Break-even analysis is the study of what amount of sales, or units sold, is required to break even after incorporating all fixed and variable costs of running the operations of the business. Break-even analysis is critical in business planning and corporate finance, because assumptions about costs and potential sales determine if a company (or project) is on track to profitability.
As a simple example, let's take a lemonade stand. No matter how much lemonade you sell, you still need to pay the same amount of rent each month. So, rent is a fixed cost. Compare this to your expenditure on lemons: You will only buy the amount of fruit you need to satisfy the lemonade demand you predict for your business. In summer, this may be more lemons; in winter, fewer lemons. So that makes lemon purchases a variable cost. Variable costs rise in proportion to your business.
Formula for Break-Even Analysis
With the above example in mind, break-even occurs when:
Total Fixed Costs + Total Variable Costs = Revenue
- Total Fixed Costs are usually known; they include things like rent, salaries, utilities, interest expense, depreciation and amortization.
- Total Variable Costs are tougher to know, but they are estimable, and include things like direct material, billable labor, commissions, and fees.
- Revenue is Unit Price * Number of units sold
With this info, we can solve any piece of the puzzle algebraically. Before illustrating that, there are a few points worth mentioning.
The first is that, within the formula, there is disagreement as to what the best equalizer is. The standard definition is revenue, but the problem with using revenue is that saying "we need to sell X amount to cover costs" excludes taxes, which are a very real expense. In business planning, you should always consider what operating income after taxes looks like, and that measure is called Net Operating Profit After Tax (NOPAT). By using NOPAT, you incorporate the cost of all actual operations, including the effect of taxes. However, the widely understood definition uses revenue, so that is what we'll use.
The third thing worth noting is that each part of the equation – total fixed costs, total variable costs and total revenue – can be expressed as "Total," or as a per unit measurement depending on what specific break-even measure we require. This is explored more thoroughly in our Excel example.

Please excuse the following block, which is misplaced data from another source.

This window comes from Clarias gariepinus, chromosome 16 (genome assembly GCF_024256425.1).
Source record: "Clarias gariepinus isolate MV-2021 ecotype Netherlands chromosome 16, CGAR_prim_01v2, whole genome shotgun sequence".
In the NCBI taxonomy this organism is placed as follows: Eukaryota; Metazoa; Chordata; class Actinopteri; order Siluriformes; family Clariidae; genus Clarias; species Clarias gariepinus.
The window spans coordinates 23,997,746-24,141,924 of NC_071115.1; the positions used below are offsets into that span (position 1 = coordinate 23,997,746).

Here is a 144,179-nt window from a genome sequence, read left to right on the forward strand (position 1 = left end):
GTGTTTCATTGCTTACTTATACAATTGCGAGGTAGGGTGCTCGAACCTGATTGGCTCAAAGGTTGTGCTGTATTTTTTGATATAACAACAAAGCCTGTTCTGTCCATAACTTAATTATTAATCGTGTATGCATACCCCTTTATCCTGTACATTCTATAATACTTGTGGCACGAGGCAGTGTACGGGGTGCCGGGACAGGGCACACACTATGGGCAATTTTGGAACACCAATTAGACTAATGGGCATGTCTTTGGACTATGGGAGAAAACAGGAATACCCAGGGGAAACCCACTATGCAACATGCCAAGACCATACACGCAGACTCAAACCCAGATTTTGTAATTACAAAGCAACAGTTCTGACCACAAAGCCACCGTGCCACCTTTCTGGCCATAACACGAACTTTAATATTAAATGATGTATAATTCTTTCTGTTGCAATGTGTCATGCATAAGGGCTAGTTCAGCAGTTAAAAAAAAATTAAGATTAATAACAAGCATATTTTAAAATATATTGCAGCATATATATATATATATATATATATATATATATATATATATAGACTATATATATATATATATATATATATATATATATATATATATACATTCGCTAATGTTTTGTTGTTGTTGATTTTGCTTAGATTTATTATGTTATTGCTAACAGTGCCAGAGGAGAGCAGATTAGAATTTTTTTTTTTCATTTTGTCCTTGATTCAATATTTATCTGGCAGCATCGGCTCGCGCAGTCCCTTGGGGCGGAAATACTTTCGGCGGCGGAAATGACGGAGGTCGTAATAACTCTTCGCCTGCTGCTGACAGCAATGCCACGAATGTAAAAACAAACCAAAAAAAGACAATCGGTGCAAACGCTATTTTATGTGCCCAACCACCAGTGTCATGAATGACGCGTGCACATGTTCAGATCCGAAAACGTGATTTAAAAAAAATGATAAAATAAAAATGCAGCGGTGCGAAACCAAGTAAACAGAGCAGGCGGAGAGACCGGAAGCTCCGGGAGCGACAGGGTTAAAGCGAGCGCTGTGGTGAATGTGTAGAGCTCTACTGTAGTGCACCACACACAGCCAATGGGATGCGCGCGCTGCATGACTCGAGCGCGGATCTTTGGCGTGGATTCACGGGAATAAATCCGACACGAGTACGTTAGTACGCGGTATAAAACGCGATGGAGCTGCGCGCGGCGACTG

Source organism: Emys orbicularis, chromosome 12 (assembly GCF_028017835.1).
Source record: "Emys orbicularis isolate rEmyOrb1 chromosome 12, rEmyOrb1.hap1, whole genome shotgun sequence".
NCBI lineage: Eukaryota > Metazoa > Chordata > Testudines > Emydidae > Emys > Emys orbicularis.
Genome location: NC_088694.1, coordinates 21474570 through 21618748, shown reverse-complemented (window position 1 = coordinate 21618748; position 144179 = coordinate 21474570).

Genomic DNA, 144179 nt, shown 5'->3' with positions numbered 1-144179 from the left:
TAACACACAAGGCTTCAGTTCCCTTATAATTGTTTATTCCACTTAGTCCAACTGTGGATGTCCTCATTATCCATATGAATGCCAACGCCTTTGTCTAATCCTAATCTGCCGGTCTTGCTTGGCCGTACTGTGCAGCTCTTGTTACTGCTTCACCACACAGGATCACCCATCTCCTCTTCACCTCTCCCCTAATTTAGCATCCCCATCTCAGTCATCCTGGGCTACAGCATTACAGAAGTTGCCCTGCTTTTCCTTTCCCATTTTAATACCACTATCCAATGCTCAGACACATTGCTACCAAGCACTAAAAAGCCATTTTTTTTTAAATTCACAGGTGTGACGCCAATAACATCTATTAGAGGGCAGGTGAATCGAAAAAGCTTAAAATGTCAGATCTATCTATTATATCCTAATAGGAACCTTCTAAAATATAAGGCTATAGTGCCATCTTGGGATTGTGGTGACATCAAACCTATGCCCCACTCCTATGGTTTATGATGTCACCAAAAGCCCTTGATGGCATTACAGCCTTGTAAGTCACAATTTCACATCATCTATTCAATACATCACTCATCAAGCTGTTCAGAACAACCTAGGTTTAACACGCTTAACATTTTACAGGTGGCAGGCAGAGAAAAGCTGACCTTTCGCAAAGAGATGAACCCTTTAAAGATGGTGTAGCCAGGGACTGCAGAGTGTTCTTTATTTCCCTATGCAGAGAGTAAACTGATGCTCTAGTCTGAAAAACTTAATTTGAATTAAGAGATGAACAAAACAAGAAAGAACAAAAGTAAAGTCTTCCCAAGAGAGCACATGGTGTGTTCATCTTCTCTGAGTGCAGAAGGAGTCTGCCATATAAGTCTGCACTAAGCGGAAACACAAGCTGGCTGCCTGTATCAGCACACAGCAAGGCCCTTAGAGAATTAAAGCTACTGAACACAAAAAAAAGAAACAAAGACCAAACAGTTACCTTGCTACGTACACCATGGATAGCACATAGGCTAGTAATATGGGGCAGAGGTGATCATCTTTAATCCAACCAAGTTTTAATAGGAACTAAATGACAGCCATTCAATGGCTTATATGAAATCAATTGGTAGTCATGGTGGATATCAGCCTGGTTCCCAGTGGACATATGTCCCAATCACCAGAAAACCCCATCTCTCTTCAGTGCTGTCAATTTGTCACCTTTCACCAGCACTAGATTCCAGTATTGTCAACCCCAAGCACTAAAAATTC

When looking at total sales the measurement is in dollars ($), not units:
Break-even Sales = Total Fixed Costs / (Contribution Margin)
Contribution Margin = 1 - (Variable Costs / Revenues)
Note that this can be either per unit or total, since it's expressed as a percentage.
When looking at total sales, the measurement is in units, not dollars. Depending on the data you have, you may need to translate total dollar values into per unit values:
Break-Even Units = Total Fixed Costs / (Price per Unit - Variable Cost per Unit)
Here we are solving for the price given a known fixed and variable cost, as well as an estimated number of units sold. Notice in the first two formulas, we know the sales price, and are essentially deriving quantity sold to break-even. But in this case, we need to estimate both the number of units sold (or total quantity sold) and relate that as a function of the sales price we solve for.
Variable Costs Percent per Unit = Total Variable Costs / (Total Variable + Total Fixed Costs)
Total Fixed Costs Per Unit = Total Fixed Costs / Total Number of Units
Break-Even Price = 1 / ((1 - Total Variable Costs Percent per Unit)*(Total Fixed Costs per Unit))
Essentially, all of these formulas can be considered as a form of payback period analysis, except that the "time in years" is effectively how long it takes to generate the required number of sales in the above calculations.
Break-Even Analysis in Excel
Now that we know what break-even analysis consists of, we can begin modeling it in Excel. There are a number of ways to accomplish this. The two most useful are by creating a break-even calculator or by using Goal Seek, which is a built-in Excel tool.
We demonstrate the calculator, because it better conforms to financial modeling best practices stating that formulas should be broken out and auditable.
By creating a scenario analysis, we can tell Excel to calculate based on unit. (Note: If table seems small, right-click image and open in new tab for higher resolution.)
Or based on price:
Finally, we can easily build a sensitivity matrix to explore how these factors interact. Given various cost structures, we can see a range of break-even prices from $28 to $133.
(All three of these things are covered extensively in our Investopedia Excel for Finance course.)